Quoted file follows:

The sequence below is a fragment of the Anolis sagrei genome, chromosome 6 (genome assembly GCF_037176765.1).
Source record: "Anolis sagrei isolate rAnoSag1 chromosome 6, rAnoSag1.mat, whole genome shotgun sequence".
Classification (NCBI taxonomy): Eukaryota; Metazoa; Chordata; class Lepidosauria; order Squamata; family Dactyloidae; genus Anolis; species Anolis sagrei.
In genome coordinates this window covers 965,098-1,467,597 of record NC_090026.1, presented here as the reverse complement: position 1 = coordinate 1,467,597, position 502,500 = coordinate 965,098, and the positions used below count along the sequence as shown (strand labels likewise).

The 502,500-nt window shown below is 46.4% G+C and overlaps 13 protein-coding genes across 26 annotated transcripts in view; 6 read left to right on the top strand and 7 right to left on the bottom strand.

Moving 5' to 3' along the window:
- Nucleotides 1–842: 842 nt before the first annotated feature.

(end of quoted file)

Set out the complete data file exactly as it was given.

The sequence below is a fragment of the Anolis sagrei genome, chromosome 6 (genome assembly GCF_037176765.1).
Source record: "Anolis sagrei isolate rAnoSag1 chromosome 6, rAnoSag1.mat, whole genome shotgun sequence".
Classification (NCBI taxonomy): Eukaryota; Metazoa; Chordata; class Lepidosauria; order Squamata; family Dactyloidae; genus Anolis; species Anolis sagrei.
In genome coordinates this window covers 965,098-1,467,597 of record NC_090026.1, presented here as the reverse complement: position 1 = coordinate 1,467,597, position 502,500 = coordinate 965,098, and the positions used below count along the sequence as shown (strand labels likewise).

The 502,500-nt window shown below is 46.4% G+C and overlaps 13 protein-coding genes across 26 annotated transcripts in view; 6 read left to right on the top strand and 7 right to left on the bottom strand.

Moving 5' to 3' along the window:
- Nucleotides 1–842: 842 nt before the first annotated feature.